Examples of successful implementation
Cox Communications, the third-largest cable entertainment and broadband provider in the US, successfully implemented a predictive analytics model to create new offers targeted to the right customers. They were able to put more campaigns into the field and to measure the effectiveness of different offers and marketing techniques to different customer segment. Thereby, they generated an 18 percent increase in customers responding to the promotion.10
XO Communications, one of the largest communications service providers in the US, used predictive analytics to gain a deeper understanding of customers. They saw a 142 percent estimated reduction in revenue erosion for customers at most risk of churning and also $10 million+ estimated savings per year from increased customer retention and reduced customer service costs.11
Tipp24.com, Europe’s leading lottery-based games provider, used predictive analytics to improve their customer targeting accuracy. The challenges, they were looking to overcome, were that they didn’t have any in-depth knowledge of customer behaviour and their life-cycle. Furthermore, they wanted to improve the timings of their special offers and promotions and therefore needed qualitative insight into what customers were doing and what they were likely to do.
They developed predictive models with 800-900 variables including past behaviour, tickets bought, products played, gaming history and winnings along with customer demographics. With that they calculated scores of customers and predicted the right offer for the right customer at the right time. As a result, they saw a 200 percent uplift in targeting accuracy and a reduction in marketing cost.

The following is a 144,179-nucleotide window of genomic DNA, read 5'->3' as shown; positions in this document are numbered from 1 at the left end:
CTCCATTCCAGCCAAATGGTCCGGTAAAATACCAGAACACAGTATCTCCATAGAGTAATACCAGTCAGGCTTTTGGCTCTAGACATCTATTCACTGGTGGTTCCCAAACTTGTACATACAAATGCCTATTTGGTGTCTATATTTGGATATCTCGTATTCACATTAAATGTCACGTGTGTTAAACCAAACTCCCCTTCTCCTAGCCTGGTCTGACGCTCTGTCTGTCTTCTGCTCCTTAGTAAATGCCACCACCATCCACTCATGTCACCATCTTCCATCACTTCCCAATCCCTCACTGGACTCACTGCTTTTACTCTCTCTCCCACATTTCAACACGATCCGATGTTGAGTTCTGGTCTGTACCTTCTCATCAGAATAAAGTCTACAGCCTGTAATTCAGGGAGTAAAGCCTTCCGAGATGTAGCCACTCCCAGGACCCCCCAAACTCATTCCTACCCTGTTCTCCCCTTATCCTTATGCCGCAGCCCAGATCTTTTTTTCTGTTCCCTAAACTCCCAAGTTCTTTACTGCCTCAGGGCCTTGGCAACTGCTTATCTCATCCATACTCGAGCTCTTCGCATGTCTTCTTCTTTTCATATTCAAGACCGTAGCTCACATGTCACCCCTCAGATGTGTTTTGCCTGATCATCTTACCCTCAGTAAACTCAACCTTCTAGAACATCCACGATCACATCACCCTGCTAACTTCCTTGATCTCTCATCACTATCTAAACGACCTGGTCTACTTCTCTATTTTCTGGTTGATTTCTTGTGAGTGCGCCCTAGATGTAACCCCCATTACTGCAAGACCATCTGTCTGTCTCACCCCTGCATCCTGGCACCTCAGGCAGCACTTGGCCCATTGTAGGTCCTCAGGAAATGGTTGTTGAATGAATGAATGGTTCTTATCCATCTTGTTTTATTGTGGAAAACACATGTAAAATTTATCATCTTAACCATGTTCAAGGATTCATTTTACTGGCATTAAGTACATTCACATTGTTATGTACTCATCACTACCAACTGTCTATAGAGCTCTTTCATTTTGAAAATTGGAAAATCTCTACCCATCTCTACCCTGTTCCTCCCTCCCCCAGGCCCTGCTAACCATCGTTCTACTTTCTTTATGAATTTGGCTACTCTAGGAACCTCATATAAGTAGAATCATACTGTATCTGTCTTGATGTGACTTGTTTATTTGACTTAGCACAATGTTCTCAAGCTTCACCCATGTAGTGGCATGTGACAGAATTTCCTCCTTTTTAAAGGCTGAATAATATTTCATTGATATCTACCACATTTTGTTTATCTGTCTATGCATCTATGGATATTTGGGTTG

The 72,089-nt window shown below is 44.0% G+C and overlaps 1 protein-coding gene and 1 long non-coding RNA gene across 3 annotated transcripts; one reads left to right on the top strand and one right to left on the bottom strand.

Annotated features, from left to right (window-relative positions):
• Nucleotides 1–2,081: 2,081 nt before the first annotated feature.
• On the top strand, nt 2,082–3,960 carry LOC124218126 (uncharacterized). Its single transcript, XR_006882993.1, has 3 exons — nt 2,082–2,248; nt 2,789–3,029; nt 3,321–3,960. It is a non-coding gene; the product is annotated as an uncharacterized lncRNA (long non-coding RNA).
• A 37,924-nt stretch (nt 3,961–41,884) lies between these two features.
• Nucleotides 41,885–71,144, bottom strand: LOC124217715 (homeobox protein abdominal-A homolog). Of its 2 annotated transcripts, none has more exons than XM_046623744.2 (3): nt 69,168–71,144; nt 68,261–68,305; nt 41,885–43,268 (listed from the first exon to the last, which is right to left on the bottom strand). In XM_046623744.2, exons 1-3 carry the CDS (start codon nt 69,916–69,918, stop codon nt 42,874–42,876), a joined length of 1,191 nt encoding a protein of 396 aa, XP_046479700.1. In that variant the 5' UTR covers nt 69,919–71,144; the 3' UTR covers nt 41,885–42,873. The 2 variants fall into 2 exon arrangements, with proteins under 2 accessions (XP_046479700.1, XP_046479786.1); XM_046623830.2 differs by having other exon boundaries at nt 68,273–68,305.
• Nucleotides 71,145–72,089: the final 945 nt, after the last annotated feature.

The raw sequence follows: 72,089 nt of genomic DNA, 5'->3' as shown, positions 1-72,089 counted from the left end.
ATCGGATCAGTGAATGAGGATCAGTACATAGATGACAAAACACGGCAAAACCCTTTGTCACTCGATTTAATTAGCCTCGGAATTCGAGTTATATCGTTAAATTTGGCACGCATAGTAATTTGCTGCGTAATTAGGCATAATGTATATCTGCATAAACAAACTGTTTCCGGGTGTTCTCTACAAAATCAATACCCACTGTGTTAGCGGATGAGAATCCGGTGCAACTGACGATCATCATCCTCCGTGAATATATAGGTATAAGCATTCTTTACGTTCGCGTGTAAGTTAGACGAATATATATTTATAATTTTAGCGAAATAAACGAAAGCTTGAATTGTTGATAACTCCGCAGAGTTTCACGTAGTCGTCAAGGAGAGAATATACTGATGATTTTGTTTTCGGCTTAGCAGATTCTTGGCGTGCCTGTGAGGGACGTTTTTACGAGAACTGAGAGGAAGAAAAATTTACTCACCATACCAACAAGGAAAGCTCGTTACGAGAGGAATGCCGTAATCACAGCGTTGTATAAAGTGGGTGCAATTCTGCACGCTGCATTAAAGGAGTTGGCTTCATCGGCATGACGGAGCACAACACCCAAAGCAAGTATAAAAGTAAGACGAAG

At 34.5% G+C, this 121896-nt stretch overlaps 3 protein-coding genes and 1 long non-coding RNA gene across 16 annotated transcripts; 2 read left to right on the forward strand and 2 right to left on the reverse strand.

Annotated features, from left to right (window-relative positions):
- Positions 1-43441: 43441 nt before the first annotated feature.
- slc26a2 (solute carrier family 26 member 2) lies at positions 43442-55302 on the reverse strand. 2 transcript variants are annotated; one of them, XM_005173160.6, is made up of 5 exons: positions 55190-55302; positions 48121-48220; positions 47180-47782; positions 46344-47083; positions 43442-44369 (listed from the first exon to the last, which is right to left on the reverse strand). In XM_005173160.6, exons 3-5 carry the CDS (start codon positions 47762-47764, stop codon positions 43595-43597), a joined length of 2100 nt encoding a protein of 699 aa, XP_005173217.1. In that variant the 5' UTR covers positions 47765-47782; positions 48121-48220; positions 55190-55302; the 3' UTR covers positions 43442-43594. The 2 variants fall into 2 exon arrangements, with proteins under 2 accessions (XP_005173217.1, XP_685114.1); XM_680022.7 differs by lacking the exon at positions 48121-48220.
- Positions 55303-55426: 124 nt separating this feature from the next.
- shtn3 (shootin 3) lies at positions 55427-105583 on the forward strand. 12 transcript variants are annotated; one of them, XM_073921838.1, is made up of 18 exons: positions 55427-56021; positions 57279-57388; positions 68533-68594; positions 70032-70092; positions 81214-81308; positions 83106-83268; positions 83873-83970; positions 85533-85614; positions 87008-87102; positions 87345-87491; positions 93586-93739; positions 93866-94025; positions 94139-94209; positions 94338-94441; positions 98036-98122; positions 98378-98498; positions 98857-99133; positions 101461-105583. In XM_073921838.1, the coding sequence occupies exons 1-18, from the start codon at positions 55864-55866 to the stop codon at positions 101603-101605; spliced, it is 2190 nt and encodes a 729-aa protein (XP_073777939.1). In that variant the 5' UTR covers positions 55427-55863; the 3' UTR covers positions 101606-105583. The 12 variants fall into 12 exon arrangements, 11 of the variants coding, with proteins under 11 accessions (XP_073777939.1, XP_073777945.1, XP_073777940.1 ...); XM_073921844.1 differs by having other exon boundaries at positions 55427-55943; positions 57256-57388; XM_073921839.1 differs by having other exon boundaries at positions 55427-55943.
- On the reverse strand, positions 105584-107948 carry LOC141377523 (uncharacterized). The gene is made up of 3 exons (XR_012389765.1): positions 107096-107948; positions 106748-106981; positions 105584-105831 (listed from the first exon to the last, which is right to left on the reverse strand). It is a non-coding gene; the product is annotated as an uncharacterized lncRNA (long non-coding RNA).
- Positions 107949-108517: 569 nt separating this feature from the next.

Moreover, they were able to reactivate more customers and to prevent churn at the same time. The value of the customer increased as they successfully exploited upselling and cross-selling opportunities. Customer satisfaction also improved due to a high-level of customer personalisation in terms of offers. Customers were not receiving irrelevant messages with offers for products they were unlikely to buy, which generally improved the customer experience.12
Furthermore, it is said that the response to Amazon’s buying suggestions, which are based on predictive analytics, generate an additional 10% to 30% in revenue for the business.13
Predictive Analytics can help you to understand your customers better and allows you to focus your budget and resources only on those that will buy. Getting started is easy. Many of the tools now available integrate easily within your existing marketing need. All you need is baseline data from your marketing and sales team.
1 Marketing Land: Exploring The Cutting-Edge: Predictive Marketing Analytics
2 PCMag UK: Predictive Analytics, Big Data, and How to Make Them Work for You
3 HubSpot: Is Predictive Intelligence the Future of B2B Marketing?
4 PCMag UK: Predictive Analytics, Big Data, and How to Make Them Work for You
5 Forbes: How Marketers Are Driving Growth Through Personalized Content
6 The Drum: Push or Pull? Create personalized content at its inception to pull in potential customers
7 HubSpot: Is Predictive Intelligence the Future of B2B Marketing?
8 PCMag UK: Predictive Analytics, Big Data, and How to Make Them Work for You
9 Marketing Land: Exploring The Cutting-Edge: Predictive Marketing Analytics
10 Forbes Insights: Why You Should be Using Predictive Analytics
11 IBM Communications: XO Communications takes control of customer satisfaction